Blowing Donald’s Trumpet aint no easy!

Saturday, 20 May 2017

When Money is Lost Something is Lost
When Reputation is Lost, Everything is Lost

By S Narendra

An international story is playing out of Washington involving the White House that we all are reading as a political story. If we analyse it under the lens of communication and PR, we notice a highly charged case study on Reputation Risk and Redemption Management. This is relevant to all communicators.
Very interestingly, this story is taking place in the janmabhoomi of PR and communication theory and practice. The theater (pun intended) of action is in Washington DC, capital of Madison Avenue, K-street, the Capitol Hill all coming under its nickname – the political beltway, it is also known as the swamp that sucks into its murkiness any and everyone (irrespective of their reputation for integrity and independence of mind), making the job of keeping one’s reputation and public esteem risky.
The news story of Russian espionage during the 2016 US presidential election was supposedly used for swinging it in favour of Republican candidate  Donald Trump. As the FBI was probing the allegation, its chief James Comey was fired by President Trump. Initially, it was explained that the President   had acted on the recommendation of the Deputy Attorney General , Rod Rosenstein who had said in a note that FBI under its  director Comey had not properly  conducted the investigation into the security implications relating to the e-mails of former  Secretary of State Hillary Clinton sent over a private  server. The e-mails were leaked to WiKiLEAKS allegedly by Russian intelligence,  But  President  Trump contradicted this version in a TV interview and took personal responsibility for  dismissing  FBI chief. He told the interviewer that he had decided to fire Comey even without Rosenstein’s recommendation since FBI was pursuing allegation of links between his election campaign in 2016 and Russia. In one single moment, Rosenstein’s reputation was in tatters,
Rosenstein, was appointed by President Trump as the US deputy attorney general barely a few weeks before  he penned the infamous note on FBI director. Rosenstein had come into the new office with a formidable reputation as a legal  ace as well as for person known for  impartiality and independent mind.  In a previous stint in the Justice department, Rosenstein was appointed by the Republican President G.W.Bush, as a persecutor. He was retained in the post by President Obama. This clearly showed that he was highly respected across the political spectrum for his professional eminence and for his integrity. Therefore, Rosenstein’s note recommending James Comey’s dismissal shocked his admirers in media and legal professionals saw him as buckling under political pressure. The President’s public admission that the FBI director was fired because he was pursuing investigation into alleged links between his election campaign and Russian spying exposed Rosenstein to public ridicule, as Trump’s hatchet man.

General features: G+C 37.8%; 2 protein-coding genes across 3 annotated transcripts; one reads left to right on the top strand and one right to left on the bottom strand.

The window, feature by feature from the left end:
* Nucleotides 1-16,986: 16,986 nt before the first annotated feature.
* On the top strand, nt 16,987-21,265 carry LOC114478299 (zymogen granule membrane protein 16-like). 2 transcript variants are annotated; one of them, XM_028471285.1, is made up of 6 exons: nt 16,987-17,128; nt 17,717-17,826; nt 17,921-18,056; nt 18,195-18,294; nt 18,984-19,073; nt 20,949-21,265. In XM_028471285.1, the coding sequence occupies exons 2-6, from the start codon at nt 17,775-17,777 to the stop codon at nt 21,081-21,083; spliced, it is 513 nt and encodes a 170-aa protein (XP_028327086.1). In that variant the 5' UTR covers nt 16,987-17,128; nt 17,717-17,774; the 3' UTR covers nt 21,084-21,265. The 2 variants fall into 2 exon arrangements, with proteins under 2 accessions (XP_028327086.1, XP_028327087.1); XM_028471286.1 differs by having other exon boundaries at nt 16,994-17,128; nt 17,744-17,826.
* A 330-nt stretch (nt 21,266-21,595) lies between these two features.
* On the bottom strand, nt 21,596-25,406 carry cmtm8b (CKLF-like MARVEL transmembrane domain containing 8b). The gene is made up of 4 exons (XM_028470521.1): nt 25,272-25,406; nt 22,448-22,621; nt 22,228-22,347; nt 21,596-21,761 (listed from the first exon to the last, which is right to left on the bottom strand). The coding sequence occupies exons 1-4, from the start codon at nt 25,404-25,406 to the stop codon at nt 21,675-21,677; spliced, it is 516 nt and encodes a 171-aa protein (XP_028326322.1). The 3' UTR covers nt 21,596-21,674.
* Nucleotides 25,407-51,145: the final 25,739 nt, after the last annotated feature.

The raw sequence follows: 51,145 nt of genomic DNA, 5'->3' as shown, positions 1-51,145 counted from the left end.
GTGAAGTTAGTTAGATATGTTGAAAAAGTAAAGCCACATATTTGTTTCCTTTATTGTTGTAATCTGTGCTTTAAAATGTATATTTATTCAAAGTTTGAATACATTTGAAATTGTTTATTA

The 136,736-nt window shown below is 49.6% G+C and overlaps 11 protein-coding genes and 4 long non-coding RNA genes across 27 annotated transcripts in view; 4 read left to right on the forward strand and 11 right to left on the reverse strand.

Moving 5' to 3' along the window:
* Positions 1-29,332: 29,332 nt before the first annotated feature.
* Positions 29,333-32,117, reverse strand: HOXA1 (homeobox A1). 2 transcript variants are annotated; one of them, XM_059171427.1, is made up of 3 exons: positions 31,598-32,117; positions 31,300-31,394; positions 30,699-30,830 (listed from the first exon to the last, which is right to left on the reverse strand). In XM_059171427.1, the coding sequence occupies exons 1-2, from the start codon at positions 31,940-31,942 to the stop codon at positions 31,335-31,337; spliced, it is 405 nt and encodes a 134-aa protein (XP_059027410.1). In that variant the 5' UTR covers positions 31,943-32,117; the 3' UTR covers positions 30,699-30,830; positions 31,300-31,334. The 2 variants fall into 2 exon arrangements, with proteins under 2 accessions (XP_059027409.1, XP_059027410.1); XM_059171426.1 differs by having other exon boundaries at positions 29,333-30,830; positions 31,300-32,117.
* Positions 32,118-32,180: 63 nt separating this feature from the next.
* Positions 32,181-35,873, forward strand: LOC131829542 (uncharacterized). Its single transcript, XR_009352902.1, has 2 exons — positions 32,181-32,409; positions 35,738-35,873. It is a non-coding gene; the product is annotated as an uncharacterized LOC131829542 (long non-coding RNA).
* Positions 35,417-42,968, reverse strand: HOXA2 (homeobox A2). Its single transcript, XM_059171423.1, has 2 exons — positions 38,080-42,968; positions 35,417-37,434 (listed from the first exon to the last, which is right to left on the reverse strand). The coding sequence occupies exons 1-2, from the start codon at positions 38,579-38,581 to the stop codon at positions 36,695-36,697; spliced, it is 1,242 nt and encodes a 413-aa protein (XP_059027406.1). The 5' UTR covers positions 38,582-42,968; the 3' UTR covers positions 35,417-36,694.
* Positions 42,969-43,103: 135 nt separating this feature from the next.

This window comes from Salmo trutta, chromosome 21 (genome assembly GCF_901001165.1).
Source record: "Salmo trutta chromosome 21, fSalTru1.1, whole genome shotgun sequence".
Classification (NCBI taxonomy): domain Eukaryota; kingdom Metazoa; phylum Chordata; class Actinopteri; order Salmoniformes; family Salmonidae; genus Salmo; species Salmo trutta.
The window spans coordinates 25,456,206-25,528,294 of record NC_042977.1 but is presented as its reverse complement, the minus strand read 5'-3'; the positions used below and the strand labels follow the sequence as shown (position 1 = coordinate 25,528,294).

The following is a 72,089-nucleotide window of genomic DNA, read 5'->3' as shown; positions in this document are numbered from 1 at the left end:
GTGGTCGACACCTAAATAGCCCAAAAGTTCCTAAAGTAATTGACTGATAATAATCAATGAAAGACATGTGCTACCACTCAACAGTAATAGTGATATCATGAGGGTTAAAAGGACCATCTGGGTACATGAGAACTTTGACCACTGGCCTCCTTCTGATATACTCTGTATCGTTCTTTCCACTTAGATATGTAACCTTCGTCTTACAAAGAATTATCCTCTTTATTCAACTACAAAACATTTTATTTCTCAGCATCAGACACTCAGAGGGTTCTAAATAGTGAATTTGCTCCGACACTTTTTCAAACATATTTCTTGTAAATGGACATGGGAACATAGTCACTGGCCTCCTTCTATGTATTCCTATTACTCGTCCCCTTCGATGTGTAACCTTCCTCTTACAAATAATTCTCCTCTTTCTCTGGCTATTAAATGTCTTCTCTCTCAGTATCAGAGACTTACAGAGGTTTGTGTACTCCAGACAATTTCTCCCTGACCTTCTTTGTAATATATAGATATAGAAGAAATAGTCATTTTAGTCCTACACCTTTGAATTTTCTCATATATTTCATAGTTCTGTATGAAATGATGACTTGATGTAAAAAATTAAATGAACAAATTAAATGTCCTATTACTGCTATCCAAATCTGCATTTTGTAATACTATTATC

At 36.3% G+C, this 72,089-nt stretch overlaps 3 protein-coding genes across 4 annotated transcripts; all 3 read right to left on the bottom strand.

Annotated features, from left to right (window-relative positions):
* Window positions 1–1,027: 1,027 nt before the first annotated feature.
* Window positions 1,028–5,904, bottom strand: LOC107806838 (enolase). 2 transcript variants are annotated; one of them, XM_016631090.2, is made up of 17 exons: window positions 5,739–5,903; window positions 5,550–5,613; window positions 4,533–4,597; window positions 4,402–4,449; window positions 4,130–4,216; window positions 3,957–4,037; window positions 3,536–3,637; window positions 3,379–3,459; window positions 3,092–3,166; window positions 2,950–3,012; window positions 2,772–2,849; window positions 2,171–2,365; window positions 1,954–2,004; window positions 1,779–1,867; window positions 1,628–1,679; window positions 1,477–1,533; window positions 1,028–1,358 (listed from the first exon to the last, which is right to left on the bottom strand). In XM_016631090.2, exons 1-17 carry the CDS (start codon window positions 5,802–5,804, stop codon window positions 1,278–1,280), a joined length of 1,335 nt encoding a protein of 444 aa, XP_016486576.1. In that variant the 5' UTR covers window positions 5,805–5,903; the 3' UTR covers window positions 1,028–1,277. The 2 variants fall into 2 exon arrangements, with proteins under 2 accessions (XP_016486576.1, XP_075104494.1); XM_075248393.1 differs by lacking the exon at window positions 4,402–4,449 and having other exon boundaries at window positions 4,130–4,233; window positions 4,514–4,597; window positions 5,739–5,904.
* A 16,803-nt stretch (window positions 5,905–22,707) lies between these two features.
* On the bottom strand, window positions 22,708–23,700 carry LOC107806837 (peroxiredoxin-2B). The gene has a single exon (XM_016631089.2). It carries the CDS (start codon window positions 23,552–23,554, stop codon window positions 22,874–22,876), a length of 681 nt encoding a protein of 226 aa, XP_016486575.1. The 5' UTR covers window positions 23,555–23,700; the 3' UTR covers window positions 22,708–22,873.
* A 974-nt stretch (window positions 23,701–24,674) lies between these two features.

Another factor that made Rosenstein position questionable was that as the deputy attorney general he was technically placed  in charge of FBI and its investigation. His boss Jeff Sessions, the AG, had recused himself from overseeing the FBI investigations into Russian spying case, due to his previous business links with Russia. There was huge expectation that Rosenstein would resist political pressure and ensure a fair FBI probe into the case of Russian interference in American poll.  
Media stories had appeared to the effect that FBI director had declined to oblige the President when personally approached   for closing the relevant  probe. This revelation led to demands for impeachment of the President for obstructing justice.
Amidst the turmoil, there were questions about the role of Rosenstein, about the reasons for him to give up his principles that had built his reputation.
This sad saga took a new twist when Rosenstein announced the appointment of a Special Counsel for supervising the FBI probe into Russian espionage. His decision to name a former FBI director, Mueller enjoying enormous respect for his integrity and independence won large measure of support. This step paved the way for Rosenstein  to partially re-establish  his reputation. In the process, Rosenstein did something that every PR person wants to do in a crisis situation. He changed the media headlines. The word ‘impeachment’ of the President   that was gaining ground was buried. The move also restored to some extent the reputation of the American democracy as a credible political system even though presided over by  a whimsical chief executive.
According to media reports, the deputy attorney general had announced the appointment of Special Counsel, without seeking the consent of his immediate boss or the President.
The Author:
Ex adviser to PMs and former
Spokesperson, Govt of India
A commentator in the New York Times summed up the lesson coming out of this story thus: ‘I expect more members of the Trump administration will find themselves under pressure to violate their own principles. I hope they will remember both lesions of Rosenstein saga. Helping Donald Trump isn’t worth your reputation. And you can often recover, at least partially, from your own mistakes.’
Tail piece: Rod Rosenstein   may have recovered his reputation and tried to change the headlines away from impeachment. But President Trump seems hell bent on refuelling the media stories about his attempts to stall the FBI investigations by criticising the appointment of the Special Counsel as political persecution. Tweet after Tweet from the President describing the ongoing probe as ‘Witch Hunt’ keeps alive the controversy.  


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